It sits like a stone on my chest. Remembering to breathe is the hard thing.

I have killed off someone I loved.

My character is gone. I won’t say which one. That part is for the reading of it. When the thing is finally made public.

Hearing the guess of a friend about which character had died, the how and why: That was the easy part. Hearing her guess wrong was the right thing in that moment; a sanity check for the work-so-far.

But theory and guesswork are theoretical. Safe and painless. Knowing what I was planning to do was one thing. Murder-by-pen is another thing altogether. I knew that, at its core, the result would be something spiritual; something transcendant. And, product of that carefully-nurtured awareness, the words came readily out of the air. They came to the page almost too effortlessly to be good. Before I knew it—before I was really ready for it—the deed was done.

Don’t tell me what you did, said the dear friend who has been following the tale since the beginning; I don’t want to know until I read it.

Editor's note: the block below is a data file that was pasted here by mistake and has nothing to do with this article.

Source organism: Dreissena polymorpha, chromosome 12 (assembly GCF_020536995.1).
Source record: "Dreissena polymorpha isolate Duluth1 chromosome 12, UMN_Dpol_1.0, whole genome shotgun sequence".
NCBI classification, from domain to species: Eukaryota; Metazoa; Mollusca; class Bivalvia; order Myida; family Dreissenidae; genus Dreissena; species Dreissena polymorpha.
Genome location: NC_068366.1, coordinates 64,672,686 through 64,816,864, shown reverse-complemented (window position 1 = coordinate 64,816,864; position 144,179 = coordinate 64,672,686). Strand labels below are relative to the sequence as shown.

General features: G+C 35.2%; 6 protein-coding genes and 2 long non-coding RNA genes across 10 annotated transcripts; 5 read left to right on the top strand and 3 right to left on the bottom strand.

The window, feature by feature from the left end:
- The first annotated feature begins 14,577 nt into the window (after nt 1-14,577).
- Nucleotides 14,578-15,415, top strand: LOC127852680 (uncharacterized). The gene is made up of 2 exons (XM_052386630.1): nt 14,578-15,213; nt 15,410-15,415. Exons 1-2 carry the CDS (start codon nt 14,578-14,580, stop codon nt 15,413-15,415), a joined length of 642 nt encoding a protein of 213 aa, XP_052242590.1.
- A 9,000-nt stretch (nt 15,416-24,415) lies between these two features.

Agreed. I understand. I won’t tell. It was hard enough telling myself.

Four people know the ending: Blake (who knows only the ending), the two characters most affected by it, and me. But here’s the hard fact: Distraught, irredeemable misery has no friends.

I’m not crying over the deed. Tears attended last night’s listening. They will come again, in drowning amounts. But at the moment, none.

This murder I’ve done: It is exactly what I had hoped it would be. It is everything good that I was afraid it wouldn’t be.

There is no guilt in it. But, oh, the hurt.

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